Gary Zukav, whose book The Dancing Wu Li Masters brought him notoriety in 1979, has written a new best seller — The Seat of the Soul. In it he suggests that humanity is now evolving from a “fivesensory” species that pursues external power (i.e., domination over the environment and other people) into a “multisensory” species that pursues authentic power (based on the perceptions and values of the spirit, especially as related to the soul’s evolution through reincarnation and the law of karma).
Zukav seeks to help people on a practical level. He argues that a multisensory outlook can help people understand and cope with their problems (we just need to remember that karma brings “healing” to the soul), revolutionize psychology (with an appreciation of how past lives can affect present living), develop a reverence for life (for all is sacred and divine), and make sense or the problem of evil.
Zukav is at his worst in dealing with the problem of evil. He says we must not presume to judge when people suffer cruelly, for “we do not know what is being healed [via karma] in these sufferings…” (p. 45). “Non-judgmental justice” relieves us of having to be judge and jury regarding apparent evil; the law or karma will bring about justice in the end.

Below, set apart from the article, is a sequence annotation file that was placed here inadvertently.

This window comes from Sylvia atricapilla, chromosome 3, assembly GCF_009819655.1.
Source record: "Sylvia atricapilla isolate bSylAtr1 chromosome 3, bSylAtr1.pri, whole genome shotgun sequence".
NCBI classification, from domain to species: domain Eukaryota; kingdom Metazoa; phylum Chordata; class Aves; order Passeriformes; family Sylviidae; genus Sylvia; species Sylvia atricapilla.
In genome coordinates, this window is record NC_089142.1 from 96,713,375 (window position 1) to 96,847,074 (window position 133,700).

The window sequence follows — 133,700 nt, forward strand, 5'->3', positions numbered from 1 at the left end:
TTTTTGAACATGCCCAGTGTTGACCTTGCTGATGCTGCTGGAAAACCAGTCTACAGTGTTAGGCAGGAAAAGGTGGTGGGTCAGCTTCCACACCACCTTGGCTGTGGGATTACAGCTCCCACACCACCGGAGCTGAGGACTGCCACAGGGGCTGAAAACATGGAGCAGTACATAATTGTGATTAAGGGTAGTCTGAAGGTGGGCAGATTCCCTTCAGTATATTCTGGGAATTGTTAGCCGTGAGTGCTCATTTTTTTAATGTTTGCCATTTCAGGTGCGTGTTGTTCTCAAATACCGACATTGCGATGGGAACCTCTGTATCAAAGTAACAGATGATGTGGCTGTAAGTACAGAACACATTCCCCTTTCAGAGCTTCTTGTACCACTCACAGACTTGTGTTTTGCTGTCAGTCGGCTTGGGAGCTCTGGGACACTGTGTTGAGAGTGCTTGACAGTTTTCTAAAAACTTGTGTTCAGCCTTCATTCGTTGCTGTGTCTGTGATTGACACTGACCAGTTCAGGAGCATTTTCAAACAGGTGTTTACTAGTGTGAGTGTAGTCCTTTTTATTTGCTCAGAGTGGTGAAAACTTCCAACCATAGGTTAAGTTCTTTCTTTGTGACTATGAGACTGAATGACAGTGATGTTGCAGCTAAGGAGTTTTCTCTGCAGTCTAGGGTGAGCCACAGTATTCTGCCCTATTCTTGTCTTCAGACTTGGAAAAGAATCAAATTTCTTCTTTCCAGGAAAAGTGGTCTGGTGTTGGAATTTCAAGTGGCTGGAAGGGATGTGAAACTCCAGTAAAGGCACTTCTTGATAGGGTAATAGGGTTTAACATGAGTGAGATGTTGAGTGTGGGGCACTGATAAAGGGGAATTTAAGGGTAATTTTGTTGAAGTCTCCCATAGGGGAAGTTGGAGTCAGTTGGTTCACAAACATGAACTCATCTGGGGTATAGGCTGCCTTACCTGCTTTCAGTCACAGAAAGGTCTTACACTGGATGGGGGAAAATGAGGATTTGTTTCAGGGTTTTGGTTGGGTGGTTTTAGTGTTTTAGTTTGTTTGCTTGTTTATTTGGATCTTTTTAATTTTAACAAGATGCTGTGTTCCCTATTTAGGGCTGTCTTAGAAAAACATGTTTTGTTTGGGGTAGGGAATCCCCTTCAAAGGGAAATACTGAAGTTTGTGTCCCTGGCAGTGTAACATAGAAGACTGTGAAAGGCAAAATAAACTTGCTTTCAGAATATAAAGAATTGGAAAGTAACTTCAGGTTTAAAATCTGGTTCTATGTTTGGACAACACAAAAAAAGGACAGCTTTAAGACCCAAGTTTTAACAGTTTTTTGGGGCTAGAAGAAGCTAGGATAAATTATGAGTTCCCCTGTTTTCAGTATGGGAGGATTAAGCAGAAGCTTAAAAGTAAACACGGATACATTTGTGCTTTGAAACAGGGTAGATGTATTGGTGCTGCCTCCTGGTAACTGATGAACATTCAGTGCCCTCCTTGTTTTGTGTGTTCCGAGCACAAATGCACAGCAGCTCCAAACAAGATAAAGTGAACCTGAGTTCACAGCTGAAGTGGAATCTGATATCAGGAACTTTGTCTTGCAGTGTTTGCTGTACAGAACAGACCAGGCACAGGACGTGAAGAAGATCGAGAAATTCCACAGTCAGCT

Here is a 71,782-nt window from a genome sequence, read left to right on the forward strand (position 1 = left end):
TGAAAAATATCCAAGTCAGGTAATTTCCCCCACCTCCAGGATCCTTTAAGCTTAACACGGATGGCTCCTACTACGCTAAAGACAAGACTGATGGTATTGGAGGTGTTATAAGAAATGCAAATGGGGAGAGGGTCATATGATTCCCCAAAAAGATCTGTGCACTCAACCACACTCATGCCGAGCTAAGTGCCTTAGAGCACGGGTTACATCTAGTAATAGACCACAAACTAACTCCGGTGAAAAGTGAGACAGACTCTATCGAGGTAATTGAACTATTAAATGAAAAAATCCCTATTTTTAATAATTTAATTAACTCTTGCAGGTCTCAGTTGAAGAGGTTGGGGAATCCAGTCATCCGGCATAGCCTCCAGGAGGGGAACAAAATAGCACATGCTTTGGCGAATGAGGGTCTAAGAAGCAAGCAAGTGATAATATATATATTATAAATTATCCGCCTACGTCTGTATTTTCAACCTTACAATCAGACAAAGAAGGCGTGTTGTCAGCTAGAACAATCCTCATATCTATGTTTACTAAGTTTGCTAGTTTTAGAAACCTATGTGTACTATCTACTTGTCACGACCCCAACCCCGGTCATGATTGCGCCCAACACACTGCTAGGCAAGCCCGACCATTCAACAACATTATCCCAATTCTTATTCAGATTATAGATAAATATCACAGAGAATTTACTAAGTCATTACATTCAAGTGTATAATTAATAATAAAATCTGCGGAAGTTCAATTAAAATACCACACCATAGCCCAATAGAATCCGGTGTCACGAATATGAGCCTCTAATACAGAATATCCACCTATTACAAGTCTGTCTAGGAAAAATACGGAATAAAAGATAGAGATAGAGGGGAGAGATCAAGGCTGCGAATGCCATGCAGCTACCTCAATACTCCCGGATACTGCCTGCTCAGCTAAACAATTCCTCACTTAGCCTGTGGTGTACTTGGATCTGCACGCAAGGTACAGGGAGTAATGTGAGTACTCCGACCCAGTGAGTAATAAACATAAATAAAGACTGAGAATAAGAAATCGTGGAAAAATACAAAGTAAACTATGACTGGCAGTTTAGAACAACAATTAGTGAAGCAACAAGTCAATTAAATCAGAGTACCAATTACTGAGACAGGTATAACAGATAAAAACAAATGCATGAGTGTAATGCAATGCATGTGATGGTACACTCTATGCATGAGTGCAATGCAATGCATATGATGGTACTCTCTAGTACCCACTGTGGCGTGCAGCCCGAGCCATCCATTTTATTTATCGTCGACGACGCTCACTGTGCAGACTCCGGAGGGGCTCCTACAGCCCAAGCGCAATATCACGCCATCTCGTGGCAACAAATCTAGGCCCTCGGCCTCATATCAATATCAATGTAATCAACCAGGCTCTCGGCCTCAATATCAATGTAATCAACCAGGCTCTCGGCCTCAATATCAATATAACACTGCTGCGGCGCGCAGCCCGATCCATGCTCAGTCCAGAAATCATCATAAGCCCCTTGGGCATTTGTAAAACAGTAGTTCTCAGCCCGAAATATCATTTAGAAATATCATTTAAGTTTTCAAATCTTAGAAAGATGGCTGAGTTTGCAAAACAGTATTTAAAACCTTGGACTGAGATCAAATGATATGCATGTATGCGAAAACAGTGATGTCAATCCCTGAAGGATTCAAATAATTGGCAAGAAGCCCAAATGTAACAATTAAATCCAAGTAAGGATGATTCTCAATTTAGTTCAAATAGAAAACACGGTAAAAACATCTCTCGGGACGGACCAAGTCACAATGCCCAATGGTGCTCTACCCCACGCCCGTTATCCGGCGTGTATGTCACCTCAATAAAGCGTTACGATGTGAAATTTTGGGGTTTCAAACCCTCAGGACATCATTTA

Would Zukav have us believe that when soldiers in Ceylon shot a nursing mother and then shot off the toes of her baby for target practice, this was somehow bringing “healing” to her and her child’s souls? When Shiites in the Soviet Union ripped open the womb of a pregnant Armenian woman and tore the limbs from the fetus, does Zukav really expect us to place our faith in “non-judgmental justice” instead of being morally outraged? Where is the divine and the sacred in this?
Moreover, if reincarnation and the law of karma are so beneficial on a practical level, as Zukav alleges, how does he explain the immense social and economic problems — including widespread poverty, starvation, disease, and horrible suffering — in India, where reincarnation has been systematically taught throughout its history?